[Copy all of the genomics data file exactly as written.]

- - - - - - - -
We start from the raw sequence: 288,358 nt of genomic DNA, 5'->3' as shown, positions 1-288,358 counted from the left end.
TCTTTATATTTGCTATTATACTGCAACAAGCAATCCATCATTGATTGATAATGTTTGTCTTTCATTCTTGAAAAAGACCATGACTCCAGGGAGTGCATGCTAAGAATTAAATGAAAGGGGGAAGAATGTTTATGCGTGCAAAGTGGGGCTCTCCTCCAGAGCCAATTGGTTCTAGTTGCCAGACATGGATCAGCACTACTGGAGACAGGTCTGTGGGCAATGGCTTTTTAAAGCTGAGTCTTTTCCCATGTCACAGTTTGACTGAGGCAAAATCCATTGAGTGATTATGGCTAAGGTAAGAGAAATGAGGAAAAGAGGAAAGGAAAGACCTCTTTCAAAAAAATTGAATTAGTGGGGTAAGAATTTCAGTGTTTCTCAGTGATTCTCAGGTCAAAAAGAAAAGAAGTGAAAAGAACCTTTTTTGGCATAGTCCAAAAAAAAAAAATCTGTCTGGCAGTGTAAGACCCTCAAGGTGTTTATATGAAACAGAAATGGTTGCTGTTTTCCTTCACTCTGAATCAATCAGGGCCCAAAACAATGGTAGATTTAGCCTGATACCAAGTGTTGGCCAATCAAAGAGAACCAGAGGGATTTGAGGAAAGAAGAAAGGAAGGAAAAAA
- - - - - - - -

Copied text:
We start from the raw sequence: 288,358 nt of genomic DNA, 5'->3' as shown, positions 1-288,358 counted from the left end.
TCTTTATATTTGCTATTATACTGCAACAAGCAATCCATCATTGATTGATAATGTTTGTCTTTCATTCTTGAAAAAGACCATGACTCCAGGGAGTGCATGCTAAGAATTAAATGAAAGGGGGAAGAATGTTTATGCGTGCAAAGTGGGGCTCTCCTCCAGAGCCAATTGGTTCTAGTTGCCAGACATGGATCAGCACTACTGGAGACAGGTCTGTGGGCAATGGCTTTTTAAAGCTGAGTCTTTTCCCATGTCACAGTTTGACTGAGGCAAAATCCATTGAGTGATTATGGCTAAGGTAAGAGAAATGAGGAAAAGAGGAAAGGAAAGACCTCTTTCAAAAAAATTGAATTAGTGGGGTAAGAATTTCAGTGTTTCTCAGTGATTCTCAGGTCAAAAAGAAAAGAAGTGAAAAGAACCTTTTTTGGCATAGTCCAAAAAAAAAAAATCTGTCTGGCAGTGTAAGACCCTCAAGGTGTTTATATGAAACAGAAATGGTTGCTGTTTTCCTTCACTCTGAATCAATCAGGGCCCAAAACAATGGTAGATTTAGCCTGATACCAAGTGTTGGCCAATCAAAGAGAACCAGAGGGATTTGAGGAAAGAAGAAAGGAAGGAAAAAA